google fiber

Google has announced that they will pay $3.84 million to the local government in Louisville, Kentucky in an attempt to fix failing infrastructure in the city. This comes after Alphabet (Google’s parent company) decided to abandon its gigabit broadband plans back in February. The problem? Google had already started “nano-trenching”, which means they had already started to place fiber cables under the ground. So this isn’t a payout because they pulled out the deal. This is actually a payout because they’ve destroyed the city’s infrastructure. I mean, that makes sense, doesn’t it?

The Louisville Metro Government will receive the money to focus on the areas that have sustained the most damage. This includes the Louisville neighborhoods of Portland, Newburg, and the Highlands. How bad is the damage? It was reported back in March that the project left miniature 2-inch deep trenches zig-zagging along the roads. Fiber cables are typically buried at least six inches underground, using a method called micro-trenching, but the nano-trenching of just two inches underground was an attempt to save money.

According to Louisville Metro Government’s Chief of Civic Innovation and Technology, Grace Simrall, the “infrastructure in neighborhoods and public properties affected by Google Fiber will look as good or better than they did before the company began construction, just as our franchise agreement stipulated.” Which is great news, but if you know anything about public infrastructure projects, then you know how difficult it will be to just repair the holes made by the nano-trenching. Sure, you can simply fill in the hole and the infrastructure will be as good as new, but it won’t look as good or even remotely close to what it did before. And it will take approximately 20 months to repair the roads and public spaces. That’s almost two full years.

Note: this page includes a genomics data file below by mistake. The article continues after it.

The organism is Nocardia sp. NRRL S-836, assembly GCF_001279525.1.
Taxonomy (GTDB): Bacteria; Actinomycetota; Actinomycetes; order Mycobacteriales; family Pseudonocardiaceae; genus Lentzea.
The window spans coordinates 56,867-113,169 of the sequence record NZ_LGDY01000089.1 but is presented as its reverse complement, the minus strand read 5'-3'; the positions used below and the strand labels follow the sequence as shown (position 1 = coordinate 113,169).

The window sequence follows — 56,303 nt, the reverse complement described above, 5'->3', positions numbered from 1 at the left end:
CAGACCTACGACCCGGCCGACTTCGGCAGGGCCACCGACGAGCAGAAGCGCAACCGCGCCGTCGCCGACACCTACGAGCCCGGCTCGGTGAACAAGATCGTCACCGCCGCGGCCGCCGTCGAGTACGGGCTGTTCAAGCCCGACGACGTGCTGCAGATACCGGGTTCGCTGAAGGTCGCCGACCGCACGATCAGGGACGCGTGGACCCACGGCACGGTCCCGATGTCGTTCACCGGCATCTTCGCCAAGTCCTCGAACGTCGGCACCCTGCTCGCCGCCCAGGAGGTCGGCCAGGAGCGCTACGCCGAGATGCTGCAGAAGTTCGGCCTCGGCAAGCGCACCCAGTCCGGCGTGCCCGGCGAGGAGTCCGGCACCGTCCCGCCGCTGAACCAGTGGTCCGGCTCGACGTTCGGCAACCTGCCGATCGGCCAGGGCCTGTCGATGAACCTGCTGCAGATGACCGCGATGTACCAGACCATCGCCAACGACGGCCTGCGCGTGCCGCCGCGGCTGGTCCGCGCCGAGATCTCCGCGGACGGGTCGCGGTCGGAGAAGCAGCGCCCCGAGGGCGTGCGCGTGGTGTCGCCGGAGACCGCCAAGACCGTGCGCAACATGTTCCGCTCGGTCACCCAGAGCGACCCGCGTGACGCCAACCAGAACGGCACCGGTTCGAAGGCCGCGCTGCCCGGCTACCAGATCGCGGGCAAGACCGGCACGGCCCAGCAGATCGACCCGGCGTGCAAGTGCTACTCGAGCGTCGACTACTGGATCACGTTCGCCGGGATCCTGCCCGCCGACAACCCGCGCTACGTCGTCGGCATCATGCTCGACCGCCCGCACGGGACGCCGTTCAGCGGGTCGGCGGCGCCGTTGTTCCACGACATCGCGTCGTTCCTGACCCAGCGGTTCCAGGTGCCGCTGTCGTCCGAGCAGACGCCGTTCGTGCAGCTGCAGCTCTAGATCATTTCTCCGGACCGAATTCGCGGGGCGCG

While I think it’s great that Google is paying for these repairs, but Google is getting off scot-free with this one. I mean, sure, they’re obligated to pay, per their agreement, but when push comes to shove it’s Louisville that has so much to do just to make these repairs. And what will happen if Louisville wants to put this kind of fiber back in somewhere in the future?

I have mentioned in some of my other posts, the challenge with infrastructure within a city. It might seem like it’s easy to move a stop light, or fix a water main that’s broken, but the truth is there are a lot of different services and utilities that need to be taken into consideration. In this case, the depth of the holes is shallow enough that it won’t affect that many, but consideration will still need to be given some of those. Hence why it’s going to take almost two years to fix. I guess Google should have considered this before they started the work? Or maybe they don’t care, given that they can throw some money at the problem and Louisville will have to fix it?

In an attempt to make amends, Google has indicated that they will also donate $150,000 to Louisville’s Digital Inclusion Fund, which includes refurbishing used computers for low income residents in Lousiville and providing discounted internet access. This would be in addition to the $3.84 million under their infrastructure agreement with Louisville.

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